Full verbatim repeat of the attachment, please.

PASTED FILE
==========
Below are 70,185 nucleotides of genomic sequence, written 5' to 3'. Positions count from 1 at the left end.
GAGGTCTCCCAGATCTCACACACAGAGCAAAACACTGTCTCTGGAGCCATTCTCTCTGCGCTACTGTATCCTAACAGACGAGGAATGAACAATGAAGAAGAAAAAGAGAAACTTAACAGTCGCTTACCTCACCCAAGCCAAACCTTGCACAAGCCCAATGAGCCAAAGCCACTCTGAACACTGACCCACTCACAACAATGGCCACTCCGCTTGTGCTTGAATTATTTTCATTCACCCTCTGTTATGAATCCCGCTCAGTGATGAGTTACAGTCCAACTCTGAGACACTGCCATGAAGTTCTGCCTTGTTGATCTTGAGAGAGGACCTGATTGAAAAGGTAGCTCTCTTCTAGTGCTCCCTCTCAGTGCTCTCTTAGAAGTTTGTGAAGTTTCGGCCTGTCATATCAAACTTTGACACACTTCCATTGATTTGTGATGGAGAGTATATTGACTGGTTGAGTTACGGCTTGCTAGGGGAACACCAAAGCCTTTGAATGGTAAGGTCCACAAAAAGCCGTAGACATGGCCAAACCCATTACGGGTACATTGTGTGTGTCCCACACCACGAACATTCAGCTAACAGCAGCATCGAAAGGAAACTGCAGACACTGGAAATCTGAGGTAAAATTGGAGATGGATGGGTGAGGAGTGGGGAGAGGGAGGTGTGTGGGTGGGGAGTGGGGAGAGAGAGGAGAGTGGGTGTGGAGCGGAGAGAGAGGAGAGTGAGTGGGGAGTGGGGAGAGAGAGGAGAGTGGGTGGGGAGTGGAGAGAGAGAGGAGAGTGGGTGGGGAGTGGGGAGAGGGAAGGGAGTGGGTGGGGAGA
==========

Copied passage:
Below are 70,185 nucleotides of genomic sequence, written 5' to 3'. Positions count from 1 at the left end.
GAGGTCTCCCAGATCTCACACACAGAGCAAAACACTGTCTCTGGAGCCATTCTCTCTGCGCTACTGTATCCTAACAGACGAGGAATGAACAATGAAGAAGAAAAAGAGAAACTTAACAGTCGCTTACCTCACCCAAGCCAAACCTTGCACAAGCCCAATGAGCCAAAGCCACTCTGAACACTGACCCACTCACAACAATGGCCACTCCGCTTGTGCTTGAATTATTTTCATTCACCCTCTGTTATGAATCCCGCTCAGTGATGAGTTACAGTCCAACTCTGAGACACTGCCATGAAGTTCTGCCTTGTTGATCTTGAGAGAGGACCTGATTGAAAAGGTAGCTCTCTTCTAGTGCTCCCTCTCAGTGCTCTCTTAGAAGTTTGTGAAGTTTCGGCCTGTCATATCAAACTTTGACACACTTCCATTGATTTGTGATGGAGAGTATATTGACTGGTTGAGTTACGGCTTGCTAGGGGAACACCAAAGCCTTTGAATGGTAAGGTCCACAAAAAGCCGTAGACATGGCCAAACCCATTACGGGTACATTGTGTGTGTCCCACACCACGAACATTCAGCTAACAGCAGCATCGAAAGGAAACTGCAGACACTGGAAATCTGAGGTAAAATTGGAGATGGATGGGTGAGGAGTGGGGAGAGGGAGGTGTGTGGGTGGGGAGTGGGGAGAGAGAGGAGAGTGGGTGTGGAGCGGAGAGAGAGGAGAGTGAGTGGGGAGTGGGGAGAGAGAGGAGAGTGGGTGGGGAGTGGAGAGAGAGAGGAGAGTGGGTGGGGAGTGGGGAGAGGGAAGGGAGTGGGTGGGGAGA